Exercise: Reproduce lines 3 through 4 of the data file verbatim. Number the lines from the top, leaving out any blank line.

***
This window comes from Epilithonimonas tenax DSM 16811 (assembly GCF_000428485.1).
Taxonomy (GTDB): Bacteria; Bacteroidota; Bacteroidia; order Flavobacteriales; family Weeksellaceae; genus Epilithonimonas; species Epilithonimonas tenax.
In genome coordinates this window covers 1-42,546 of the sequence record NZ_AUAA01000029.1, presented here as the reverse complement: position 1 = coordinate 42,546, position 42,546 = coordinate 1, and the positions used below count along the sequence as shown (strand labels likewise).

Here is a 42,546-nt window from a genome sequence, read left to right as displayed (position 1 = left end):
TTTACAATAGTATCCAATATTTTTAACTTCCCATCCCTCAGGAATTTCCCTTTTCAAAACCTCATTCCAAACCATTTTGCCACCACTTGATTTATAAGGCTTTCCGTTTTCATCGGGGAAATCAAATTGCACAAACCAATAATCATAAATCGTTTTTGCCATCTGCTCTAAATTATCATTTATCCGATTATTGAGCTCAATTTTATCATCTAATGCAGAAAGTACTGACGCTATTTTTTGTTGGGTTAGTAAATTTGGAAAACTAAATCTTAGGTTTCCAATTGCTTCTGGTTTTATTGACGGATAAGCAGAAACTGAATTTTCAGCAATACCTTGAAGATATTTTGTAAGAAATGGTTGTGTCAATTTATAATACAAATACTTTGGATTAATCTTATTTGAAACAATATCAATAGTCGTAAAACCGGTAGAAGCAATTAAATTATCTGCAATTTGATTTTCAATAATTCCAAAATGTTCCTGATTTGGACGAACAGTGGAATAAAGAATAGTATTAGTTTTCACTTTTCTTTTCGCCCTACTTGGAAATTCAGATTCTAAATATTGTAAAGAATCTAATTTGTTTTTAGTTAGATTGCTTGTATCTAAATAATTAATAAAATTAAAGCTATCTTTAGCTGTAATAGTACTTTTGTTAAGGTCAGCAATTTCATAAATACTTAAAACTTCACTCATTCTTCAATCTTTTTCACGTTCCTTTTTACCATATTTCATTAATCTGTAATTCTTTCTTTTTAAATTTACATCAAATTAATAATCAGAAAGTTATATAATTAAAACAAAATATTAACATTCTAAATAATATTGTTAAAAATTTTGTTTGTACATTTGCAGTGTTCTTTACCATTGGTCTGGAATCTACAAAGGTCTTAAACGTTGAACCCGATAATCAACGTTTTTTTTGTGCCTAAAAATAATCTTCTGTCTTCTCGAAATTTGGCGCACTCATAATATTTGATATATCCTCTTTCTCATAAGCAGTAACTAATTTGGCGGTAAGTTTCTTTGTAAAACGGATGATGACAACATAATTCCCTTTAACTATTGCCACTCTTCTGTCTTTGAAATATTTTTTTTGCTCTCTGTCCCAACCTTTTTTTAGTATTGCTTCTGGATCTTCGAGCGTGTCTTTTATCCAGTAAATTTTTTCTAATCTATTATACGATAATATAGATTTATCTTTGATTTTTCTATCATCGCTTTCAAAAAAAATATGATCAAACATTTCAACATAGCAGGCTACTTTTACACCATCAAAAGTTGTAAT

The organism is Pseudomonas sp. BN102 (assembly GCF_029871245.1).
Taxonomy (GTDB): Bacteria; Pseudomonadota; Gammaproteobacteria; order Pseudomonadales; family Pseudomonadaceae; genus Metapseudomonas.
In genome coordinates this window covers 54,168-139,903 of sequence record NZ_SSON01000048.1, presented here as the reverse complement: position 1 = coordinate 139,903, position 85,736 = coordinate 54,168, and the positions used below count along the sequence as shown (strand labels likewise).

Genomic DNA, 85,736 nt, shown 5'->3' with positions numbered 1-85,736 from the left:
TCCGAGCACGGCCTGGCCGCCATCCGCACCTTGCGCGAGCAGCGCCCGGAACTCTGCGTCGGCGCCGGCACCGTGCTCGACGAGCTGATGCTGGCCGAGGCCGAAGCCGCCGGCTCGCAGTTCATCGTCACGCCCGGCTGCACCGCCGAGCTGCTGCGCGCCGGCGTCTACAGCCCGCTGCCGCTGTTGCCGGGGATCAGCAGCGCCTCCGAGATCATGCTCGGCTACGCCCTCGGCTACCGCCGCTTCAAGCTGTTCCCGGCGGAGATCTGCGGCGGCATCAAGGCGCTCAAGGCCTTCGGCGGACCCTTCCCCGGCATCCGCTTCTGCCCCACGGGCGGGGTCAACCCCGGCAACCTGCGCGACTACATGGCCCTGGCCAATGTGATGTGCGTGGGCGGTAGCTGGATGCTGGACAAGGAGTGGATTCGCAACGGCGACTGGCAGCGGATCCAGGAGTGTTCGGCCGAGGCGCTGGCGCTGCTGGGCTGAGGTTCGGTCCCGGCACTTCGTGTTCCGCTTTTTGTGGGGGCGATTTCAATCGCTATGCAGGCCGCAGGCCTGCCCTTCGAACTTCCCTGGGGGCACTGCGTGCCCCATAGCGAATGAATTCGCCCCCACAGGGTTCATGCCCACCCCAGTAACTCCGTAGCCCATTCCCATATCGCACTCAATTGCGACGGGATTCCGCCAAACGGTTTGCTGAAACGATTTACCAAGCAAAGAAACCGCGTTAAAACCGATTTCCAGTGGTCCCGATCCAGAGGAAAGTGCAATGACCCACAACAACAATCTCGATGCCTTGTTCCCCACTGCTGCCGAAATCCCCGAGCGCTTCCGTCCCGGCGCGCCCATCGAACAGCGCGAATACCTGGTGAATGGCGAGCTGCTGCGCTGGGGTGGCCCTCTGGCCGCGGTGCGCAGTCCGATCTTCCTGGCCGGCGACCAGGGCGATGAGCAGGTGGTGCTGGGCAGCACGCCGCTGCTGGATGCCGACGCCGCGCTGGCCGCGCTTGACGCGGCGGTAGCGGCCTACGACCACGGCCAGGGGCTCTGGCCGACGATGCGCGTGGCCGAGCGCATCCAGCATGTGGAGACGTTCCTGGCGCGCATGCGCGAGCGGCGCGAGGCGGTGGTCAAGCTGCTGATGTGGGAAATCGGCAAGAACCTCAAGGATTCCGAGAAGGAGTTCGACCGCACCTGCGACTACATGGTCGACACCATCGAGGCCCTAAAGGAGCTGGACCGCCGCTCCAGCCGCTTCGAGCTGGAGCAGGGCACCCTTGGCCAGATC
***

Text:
In genome coordinates this window covers 1-42,546 of the sequence record NZ_AUAA01000029.1, presented here as the reverse complement: position 1 = coordinate 42,546, position 42,546 = coordinate 1, and the positions used below count along the sequence as shown (strand labels likewise).

Here is a 42,546-nt window from a genome sequence, read left to right as displayed (position 1 = left end):